Malaysia: The Low Yat Plaza Incident is the Hand Maiden of Racists

July 14, 2015

COMMENT: The Najib Administration must not  be dismissive of  this incident. His divide and rule politics of religious exclusivity and racial differentiation has come to roost and is now beginning to threaten communal harmony  and political stability with attendant effects on an already difficult economy.

There is so much anger and frustration in Malaysia that the situation can flare up at the slightest provocation. Pekida and other UMNO-sponsored Malay right-wing elements, the Chinese triads and Indian terror groups  can pounce into action to create chaos.

Kee Calm Eat Kangkung

The Prime Minister must cease playing survival politics and get down to the serious business of governance. Otherwise, like William Shakespeare’s Richard The Third ( Act 5, scene 4, 7–10) he can be expected to be trading his besieged  kingdom for a horse. –Din Merican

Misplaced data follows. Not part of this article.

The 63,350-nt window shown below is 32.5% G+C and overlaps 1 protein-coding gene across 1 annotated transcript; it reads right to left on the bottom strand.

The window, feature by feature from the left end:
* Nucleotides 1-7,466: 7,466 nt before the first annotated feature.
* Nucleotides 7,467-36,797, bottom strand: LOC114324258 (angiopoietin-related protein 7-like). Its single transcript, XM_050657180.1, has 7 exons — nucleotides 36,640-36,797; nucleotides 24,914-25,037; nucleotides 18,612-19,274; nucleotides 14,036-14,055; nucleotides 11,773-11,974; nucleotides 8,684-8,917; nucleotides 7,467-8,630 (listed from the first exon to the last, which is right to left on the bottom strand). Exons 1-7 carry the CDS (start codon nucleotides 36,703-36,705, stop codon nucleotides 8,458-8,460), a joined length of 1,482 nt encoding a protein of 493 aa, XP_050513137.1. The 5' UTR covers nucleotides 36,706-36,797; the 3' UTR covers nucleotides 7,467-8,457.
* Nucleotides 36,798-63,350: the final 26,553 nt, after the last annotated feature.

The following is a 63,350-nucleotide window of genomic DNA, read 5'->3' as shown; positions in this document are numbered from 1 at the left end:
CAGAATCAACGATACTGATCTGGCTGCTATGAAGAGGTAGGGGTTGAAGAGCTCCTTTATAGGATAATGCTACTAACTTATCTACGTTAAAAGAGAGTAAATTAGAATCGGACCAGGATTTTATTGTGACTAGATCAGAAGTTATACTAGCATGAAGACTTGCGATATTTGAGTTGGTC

Malaysia: The Low Yat Plaza Incident is the Hand Maiden of Racists

by Boo Su-Lyn
Low Yat Plaza  V2

The Low Yat Plaza riot which injured five people was scary with its disturbing racial overtones, and we don’t do Malaysia any favours by pretending that the whole incident had nothing to do with racism.

The original incident seemed simple enough. A Malay man allegedly stole a smart phone from a Chinese trader at a shop in Low Yat Saturday. He was caught and handed over to the Police. Then the upset man brought a group of friends over who allegedly assaulted the workers from the mobile phone outlet and damaged the store, causing about RM70,000 in losses.